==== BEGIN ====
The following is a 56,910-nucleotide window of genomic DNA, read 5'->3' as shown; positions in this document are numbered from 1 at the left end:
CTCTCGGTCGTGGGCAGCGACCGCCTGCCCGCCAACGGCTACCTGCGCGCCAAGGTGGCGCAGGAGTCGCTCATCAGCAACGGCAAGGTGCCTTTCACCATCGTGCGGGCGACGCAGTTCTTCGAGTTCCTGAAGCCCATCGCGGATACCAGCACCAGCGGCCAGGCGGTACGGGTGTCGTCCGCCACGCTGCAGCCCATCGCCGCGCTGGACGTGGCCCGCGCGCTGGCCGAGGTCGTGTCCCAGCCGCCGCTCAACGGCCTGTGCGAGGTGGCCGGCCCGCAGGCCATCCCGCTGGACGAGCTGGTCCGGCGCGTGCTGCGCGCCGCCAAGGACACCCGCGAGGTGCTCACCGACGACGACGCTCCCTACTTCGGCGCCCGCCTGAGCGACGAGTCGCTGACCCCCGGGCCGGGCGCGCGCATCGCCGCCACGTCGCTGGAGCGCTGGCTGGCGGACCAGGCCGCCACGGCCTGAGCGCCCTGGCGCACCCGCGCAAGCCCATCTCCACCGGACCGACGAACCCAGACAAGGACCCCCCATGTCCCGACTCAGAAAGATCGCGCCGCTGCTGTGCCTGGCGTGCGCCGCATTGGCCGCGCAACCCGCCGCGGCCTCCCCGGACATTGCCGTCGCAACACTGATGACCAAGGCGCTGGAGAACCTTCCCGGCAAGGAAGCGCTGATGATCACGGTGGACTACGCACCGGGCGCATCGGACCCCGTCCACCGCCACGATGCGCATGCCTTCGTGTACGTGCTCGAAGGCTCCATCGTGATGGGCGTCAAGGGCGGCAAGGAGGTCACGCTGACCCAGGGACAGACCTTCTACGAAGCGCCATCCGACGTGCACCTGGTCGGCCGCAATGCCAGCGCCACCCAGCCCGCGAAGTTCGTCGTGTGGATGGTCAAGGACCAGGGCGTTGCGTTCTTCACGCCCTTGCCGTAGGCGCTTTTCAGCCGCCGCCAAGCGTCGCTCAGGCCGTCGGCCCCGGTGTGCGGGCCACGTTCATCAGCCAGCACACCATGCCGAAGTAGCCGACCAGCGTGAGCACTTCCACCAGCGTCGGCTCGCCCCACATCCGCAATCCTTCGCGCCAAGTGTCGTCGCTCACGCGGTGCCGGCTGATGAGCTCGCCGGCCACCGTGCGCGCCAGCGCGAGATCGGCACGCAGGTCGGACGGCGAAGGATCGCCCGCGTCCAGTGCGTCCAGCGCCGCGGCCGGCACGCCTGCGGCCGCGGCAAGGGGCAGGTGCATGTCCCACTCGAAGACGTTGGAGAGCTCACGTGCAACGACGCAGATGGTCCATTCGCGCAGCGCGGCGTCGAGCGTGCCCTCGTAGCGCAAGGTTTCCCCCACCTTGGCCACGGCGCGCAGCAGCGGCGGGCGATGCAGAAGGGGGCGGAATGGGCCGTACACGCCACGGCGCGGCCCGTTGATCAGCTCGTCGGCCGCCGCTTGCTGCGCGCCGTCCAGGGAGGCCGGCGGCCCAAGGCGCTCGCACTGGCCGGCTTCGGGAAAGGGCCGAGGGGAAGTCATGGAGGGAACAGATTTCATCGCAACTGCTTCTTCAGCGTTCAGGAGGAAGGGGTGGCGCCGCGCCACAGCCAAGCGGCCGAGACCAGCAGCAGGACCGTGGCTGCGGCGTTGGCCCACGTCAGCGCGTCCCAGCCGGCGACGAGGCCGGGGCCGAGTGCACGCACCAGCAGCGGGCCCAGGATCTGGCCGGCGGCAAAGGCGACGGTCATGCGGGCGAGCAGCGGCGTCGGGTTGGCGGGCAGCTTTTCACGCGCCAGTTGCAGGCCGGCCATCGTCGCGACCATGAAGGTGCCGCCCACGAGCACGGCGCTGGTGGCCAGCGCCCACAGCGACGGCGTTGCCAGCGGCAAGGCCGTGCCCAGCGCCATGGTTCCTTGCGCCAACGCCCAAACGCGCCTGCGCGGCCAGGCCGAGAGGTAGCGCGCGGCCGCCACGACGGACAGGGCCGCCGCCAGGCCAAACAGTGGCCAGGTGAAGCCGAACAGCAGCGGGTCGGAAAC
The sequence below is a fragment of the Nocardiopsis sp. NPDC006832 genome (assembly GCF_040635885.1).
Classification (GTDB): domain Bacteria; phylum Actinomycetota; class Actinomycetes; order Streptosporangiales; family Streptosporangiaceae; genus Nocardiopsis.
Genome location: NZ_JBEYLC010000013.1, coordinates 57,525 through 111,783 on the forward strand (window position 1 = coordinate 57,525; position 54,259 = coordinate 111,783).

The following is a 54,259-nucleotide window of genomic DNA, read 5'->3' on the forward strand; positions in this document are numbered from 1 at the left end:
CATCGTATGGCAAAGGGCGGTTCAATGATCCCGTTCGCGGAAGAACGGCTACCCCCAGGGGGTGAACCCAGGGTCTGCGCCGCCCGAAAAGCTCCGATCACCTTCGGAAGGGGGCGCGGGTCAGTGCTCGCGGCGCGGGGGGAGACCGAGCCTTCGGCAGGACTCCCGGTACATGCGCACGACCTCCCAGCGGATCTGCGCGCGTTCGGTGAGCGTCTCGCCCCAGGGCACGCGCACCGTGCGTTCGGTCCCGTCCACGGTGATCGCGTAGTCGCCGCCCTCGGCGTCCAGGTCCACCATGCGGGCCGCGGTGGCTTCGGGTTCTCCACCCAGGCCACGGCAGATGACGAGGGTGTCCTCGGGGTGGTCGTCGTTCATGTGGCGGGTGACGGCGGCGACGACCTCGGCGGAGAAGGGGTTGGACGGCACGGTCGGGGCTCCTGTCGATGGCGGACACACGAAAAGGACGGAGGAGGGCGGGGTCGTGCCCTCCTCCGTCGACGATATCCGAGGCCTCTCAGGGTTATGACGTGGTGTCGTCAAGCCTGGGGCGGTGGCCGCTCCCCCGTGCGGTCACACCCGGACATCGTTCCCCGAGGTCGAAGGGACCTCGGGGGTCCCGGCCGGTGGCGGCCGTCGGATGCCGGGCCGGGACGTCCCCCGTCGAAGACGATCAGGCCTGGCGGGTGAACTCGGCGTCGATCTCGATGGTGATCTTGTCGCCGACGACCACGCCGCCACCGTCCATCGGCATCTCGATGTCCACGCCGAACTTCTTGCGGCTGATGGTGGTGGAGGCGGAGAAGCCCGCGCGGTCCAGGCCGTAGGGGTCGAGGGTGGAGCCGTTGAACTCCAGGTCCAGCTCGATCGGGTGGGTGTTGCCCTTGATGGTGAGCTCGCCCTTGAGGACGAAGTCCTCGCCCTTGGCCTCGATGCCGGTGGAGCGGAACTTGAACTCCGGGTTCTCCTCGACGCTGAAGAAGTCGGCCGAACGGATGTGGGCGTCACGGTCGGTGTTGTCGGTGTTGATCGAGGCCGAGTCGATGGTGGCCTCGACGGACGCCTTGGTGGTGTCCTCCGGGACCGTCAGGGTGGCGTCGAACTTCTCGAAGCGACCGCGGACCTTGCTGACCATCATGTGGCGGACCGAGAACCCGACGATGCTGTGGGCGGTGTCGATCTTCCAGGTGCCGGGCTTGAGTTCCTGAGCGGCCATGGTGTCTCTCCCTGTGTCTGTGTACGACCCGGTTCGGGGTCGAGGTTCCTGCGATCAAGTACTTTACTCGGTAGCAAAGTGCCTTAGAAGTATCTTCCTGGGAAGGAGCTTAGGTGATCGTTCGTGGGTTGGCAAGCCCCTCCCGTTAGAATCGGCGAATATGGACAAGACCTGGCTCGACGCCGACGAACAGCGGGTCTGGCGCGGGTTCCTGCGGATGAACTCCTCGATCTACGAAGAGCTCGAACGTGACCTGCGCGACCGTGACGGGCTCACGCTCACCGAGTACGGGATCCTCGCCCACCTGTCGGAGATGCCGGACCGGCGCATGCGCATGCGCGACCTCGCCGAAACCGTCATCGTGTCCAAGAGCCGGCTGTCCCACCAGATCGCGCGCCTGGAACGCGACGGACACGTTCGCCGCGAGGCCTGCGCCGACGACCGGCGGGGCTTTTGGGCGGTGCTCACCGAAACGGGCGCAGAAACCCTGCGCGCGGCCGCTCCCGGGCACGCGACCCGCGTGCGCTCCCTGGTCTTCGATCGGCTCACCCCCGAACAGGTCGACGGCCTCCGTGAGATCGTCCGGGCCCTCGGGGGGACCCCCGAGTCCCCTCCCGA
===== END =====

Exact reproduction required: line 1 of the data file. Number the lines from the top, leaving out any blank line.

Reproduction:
The following is a 56,910-nucleotide window of genomic DNA, read 5'->3' as shown; positions in this document are numbered from 1 at the left end: